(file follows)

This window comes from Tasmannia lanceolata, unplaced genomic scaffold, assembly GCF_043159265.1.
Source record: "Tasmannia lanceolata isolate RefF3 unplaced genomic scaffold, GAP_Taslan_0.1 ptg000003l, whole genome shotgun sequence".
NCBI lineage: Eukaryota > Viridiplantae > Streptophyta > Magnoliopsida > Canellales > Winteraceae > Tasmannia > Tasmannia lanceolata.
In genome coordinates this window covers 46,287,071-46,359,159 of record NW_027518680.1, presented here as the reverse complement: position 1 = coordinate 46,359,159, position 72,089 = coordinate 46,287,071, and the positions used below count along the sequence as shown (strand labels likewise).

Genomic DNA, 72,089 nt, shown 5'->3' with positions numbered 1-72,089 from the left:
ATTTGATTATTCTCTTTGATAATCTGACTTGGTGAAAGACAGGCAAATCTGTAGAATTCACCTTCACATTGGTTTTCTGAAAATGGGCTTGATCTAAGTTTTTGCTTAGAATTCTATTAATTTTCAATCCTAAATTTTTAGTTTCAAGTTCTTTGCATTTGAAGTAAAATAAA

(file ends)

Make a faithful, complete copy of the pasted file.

This window comes from Tasmannia lanceolata, unplaced genomic scaffold, assembly GCF_043159265.1.
Source record: "Tasmannia lanceolata isolate RefF3 unplaced genomic scaffold, GAP_Taslan_0.1 ptg000003l, whole genome shotgun sequence".
NCBI lineage: Eukaryota > Viridiplantae > Streptophyta > Magnoliopsida > Canellales > Winteraceae > Tasmannia > Tasmannia lanceolata.
In genome coordinates this window covers 46,287,071-46,359,159 of record NW_027518680.1, presented here as the reverse complement: position 1 = coordinate 46,359,159, position 72,089 = coordinate 46,287,071, and the positions used below count along the sequence as shown (strand labels likewise).

Genomic DNA, 72,089 nt, shown 5'->3' with positions numbered 1-72,089 from the left:
ATTTGATTATTCTCTTTGATAATCTGACTTGGTGAAAGACAGGCAAATCTGTAGAATTCACCTTCACATTGGTTTTCTGAAAATGGGCTTGATCTAAGTTTTTGCTTAGAATTCTATTAATTTTCAATCCTAAATTTTTAGTTTCAAGTTCTTTGCATTTGAAGTAAAATAAA